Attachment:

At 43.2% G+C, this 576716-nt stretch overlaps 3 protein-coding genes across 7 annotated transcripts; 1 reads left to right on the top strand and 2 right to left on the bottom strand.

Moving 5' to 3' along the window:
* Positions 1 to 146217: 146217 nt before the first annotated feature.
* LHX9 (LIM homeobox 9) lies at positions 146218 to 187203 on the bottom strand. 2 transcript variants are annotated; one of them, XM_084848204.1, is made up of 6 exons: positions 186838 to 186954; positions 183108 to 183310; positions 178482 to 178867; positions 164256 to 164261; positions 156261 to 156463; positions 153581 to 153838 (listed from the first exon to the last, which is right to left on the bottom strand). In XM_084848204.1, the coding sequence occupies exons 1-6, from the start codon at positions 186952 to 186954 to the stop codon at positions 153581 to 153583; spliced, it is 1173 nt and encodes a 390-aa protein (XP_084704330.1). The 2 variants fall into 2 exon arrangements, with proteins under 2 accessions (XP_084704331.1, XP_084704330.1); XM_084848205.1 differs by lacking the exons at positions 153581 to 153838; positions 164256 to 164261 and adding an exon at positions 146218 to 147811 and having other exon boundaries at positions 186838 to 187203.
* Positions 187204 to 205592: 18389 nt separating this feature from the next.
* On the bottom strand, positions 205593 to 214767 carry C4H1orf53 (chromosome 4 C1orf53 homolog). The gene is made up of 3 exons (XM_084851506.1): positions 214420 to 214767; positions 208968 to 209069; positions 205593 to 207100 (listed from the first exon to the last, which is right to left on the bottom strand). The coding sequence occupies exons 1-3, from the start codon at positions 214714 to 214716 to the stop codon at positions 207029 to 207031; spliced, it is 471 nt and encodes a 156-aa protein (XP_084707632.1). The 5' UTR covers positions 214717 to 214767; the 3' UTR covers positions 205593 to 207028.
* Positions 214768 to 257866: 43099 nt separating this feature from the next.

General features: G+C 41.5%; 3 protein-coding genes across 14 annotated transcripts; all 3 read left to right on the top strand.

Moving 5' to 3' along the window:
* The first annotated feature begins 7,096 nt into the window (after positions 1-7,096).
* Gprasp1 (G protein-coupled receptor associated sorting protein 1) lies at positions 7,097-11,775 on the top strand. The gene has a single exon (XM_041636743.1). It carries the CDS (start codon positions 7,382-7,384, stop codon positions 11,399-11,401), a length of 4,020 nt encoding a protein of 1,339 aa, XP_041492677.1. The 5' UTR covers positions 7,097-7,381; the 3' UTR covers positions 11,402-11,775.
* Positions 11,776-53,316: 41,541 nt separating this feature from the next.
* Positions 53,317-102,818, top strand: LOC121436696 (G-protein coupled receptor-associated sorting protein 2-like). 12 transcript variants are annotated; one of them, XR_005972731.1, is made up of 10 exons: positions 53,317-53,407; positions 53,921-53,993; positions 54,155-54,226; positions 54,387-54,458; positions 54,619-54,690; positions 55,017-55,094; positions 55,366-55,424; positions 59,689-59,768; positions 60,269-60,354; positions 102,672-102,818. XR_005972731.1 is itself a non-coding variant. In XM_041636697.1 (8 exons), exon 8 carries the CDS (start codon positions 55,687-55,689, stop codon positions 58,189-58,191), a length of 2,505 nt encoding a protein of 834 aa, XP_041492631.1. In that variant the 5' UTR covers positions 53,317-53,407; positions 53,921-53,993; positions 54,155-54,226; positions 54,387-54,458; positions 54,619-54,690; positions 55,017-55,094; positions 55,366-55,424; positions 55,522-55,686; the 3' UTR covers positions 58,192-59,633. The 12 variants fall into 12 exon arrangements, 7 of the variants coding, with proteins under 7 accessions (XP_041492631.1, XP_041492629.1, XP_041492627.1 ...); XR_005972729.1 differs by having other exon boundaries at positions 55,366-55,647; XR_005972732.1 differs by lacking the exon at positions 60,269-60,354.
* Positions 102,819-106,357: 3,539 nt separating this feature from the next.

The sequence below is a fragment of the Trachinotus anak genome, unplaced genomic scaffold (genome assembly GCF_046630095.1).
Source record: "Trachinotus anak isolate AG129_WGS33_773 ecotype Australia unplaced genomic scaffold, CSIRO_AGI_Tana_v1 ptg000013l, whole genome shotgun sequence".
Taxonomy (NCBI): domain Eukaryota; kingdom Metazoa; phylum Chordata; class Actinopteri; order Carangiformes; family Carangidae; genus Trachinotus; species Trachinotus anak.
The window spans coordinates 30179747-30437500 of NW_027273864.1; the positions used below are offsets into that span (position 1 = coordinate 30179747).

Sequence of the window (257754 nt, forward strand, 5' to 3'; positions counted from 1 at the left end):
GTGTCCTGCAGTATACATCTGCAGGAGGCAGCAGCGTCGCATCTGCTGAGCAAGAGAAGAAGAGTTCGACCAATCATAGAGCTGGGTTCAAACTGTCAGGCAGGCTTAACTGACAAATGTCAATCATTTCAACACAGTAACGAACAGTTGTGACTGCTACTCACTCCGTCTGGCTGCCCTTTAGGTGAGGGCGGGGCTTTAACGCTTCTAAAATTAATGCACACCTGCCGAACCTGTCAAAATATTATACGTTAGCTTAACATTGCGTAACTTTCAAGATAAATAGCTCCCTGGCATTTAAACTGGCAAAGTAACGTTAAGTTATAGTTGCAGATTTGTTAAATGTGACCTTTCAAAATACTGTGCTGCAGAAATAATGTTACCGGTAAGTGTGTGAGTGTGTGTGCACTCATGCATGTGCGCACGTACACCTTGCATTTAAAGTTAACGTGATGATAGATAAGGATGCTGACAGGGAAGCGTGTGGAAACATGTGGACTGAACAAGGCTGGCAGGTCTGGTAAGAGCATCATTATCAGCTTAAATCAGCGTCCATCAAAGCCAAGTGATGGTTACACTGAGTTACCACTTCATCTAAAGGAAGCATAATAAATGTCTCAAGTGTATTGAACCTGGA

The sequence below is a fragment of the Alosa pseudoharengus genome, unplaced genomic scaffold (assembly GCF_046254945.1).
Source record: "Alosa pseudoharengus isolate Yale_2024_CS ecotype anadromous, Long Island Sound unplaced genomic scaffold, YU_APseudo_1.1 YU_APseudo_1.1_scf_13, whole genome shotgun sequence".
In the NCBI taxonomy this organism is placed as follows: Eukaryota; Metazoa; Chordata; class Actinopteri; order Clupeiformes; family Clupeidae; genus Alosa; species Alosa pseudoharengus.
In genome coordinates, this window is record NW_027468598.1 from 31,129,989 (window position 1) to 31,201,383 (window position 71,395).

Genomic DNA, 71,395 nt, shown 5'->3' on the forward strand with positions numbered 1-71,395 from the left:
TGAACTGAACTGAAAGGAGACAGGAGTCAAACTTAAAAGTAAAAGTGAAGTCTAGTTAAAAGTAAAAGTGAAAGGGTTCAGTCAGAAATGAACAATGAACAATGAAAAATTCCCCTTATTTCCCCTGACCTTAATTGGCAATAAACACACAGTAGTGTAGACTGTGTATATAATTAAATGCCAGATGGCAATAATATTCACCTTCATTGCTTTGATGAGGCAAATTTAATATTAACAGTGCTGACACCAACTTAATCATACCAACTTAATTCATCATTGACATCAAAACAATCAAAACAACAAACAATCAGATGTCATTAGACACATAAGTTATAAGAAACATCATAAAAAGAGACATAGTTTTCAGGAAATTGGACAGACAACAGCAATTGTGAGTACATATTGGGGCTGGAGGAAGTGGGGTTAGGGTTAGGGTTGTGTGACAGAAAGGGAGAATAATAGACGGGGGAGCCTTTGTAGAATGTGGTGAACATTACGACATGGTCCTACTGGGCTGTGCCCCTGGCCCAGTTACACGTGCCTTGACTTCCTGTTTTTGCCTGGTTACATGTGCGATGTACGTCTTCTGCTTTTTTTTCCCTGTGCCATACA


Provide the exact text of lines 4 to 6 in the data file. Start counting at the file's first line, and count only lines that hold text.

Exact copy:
* LHX9 (LIM homeobox 9) lies at positions 146218 to 187203 on the bottom strand. 2 transcript variants are annotated; one of them, XM_084848204.1, is made up of 6 exons: positions 186838 to 186954; positions 183108 to 183310; positions 178482 to 178867; positions 164256 to 164261; positions 156261 to 156463; positions 153581 to 153838 (listed from the first exon to the last, which is right to left on the bottom strand). In XM_084848204.1, the coding sequence occupies exons 1-6, from the start codon at positions 186952 to 186954 to the stop codon at positions 153581 to 153583; spliced, it is 1173 nt and encodes a 390-aa protein (XP_084704330.1). The 2 variants fall into 2 exon arrangements, with proteins under 2 accessions (XP_084704331.1, XP_084704330.1); XM_084848205.1 differs by lacking the exons at positions 153581 to 153838; positions 164256 to 164261 and adding an exon at positions 146218 to 147811 and having other exon boundaries at positions 186838 to 187203.
* Positions 187204 to 205592: 18389 nt separating this feature from the next.
* On the bottom strand, positions 205593 to 214767 carry C4H1orf53 (chromosome 4 C1orf53 homolog). The gene is made up of 3 exons (XM_084851506.1): positions 214420 to 214767; positions 208968 to 209069; positions 205593 to 207100 (listed from the first exon to the last, which is right to left on the bottom strand). The coding sequence occupies exons 1-3, from the start codon at positions 214714 to 214716 to the stop codon at positions 207029 to 207031; spliced, it is 471 nt and encodes a 156-aa protein (XP_084707632.1). The 5' UTR covers positions 214717 to 214767; the 3' UTR covers positions 205593 to 207028.